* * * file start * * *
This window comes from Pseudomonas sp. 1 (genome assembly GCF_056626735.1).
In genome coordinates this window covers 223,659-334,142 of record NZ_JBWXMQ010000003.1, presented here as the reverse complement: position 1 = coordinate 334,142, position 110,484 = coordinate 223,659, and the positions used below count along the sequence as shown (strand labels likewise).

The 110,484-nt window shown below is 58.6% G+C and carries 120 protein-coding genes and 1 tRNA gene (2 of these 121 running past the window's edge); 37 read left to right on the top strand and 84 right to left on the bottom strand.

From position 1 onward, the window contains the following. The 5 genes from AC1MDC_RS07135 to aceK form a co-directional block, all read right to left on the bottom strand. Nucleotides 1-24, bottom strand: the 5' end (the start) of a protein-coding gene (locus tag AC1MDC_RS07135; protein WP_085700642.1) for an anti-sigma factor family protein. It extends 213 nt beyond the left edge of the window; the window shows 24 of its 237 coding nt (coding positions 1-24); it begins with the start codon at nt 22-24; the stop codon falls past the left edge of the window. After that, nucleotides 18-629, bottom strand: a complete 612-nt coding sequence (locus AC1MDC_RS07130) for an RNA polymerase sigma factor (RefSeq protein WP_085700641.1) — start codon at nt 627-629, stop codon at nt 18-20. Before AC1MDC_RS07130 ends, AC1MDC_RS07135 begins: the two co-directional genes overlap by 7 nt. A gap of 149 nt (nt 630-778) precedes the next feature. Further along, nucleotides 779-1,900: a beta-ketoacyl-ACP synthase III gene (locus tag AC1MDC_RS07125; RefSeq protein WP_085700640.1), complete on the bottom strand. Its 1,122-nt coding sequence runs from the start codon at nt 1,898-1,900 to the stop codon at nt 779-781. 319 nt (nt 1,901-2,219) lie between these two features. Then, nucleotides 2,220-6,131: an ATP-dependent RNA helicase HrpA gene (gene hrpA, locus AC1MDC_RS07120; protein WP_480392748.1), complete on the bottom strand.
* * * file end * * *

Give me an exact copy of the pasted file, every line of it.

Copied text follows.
This window comes from Pseudomonas sp. 1 (genome assembly GCF_056626735.1).
In genome coordinates this window covers 223,659-334,142 of record NZ_JBWXMQ010000003.1, presented here as the reverse complement: position 1 = coordinate 334,142, position 110,484 = coordinate 223,659, and the positions used below count along the sequence as shown (strand labels likewise).

The 110,484-nt window shown below is 58.6% G+C and carries 120 protein-coding genes and 1 tRNA gene (2 of these 121 running past the window's edge); 37 read left to right on the top strand and 84 right to left on the bottom strand.

From position 1 onward, the window contains the following. The 5 genes from AC1MDC_RS07135 to aceK form a co-directional block, all read right to left on the bottom strand. Nucleotides 1-24, bottom strand: the 5' end (the start) of a protein-coding gene (locus tag AC1MDC_RS07135; protein WP_085700642.1) for an anti-sigma factor family protein. It extends 213 nt beyond the left edge of the window; the window shows 24 of its 237 coding nt (coding positions 1-24); it begins with the start codon at nt 22-24; the stop codon falls past the left edge of the window. After that, nucleotides 18-629, bottom strand: a complete 612-nt coding sequence (locus AC1MDC_RS07130) for an RNA polymerase sigma factor (RefSeq protein WP_085700641.1) — start codon at nt 627-629, stop codon at nt 18-20. Before AC1MDC_RS07130 ends, AC1MDC_RS07135 begins: the two co-directional genes overlap by 7 nt. A gap of 149 nt (nt 630-778) precedes the next feature. Further along, nucleotides 779-1,900: a beta-ketoacyl-ACP synthase III gene (locus tag AC1MDC_RS07125; RefSeq protein WP_085700640.1), complete on the bottom strand. Its 1,122-nt coding sequence runs from the start codon at nt 1,898-1,900 to the stop codon at nt 779-781. 319 nt (nt 1,901-2,219) lie between these two features. Then, nucleotides 2,220-6,131: an ATP-dependent RNA helicase HrpA gene (gene hrpA, locus AC1MDC_RS07120; protein WP_480392748.1), complete on the bottom strand.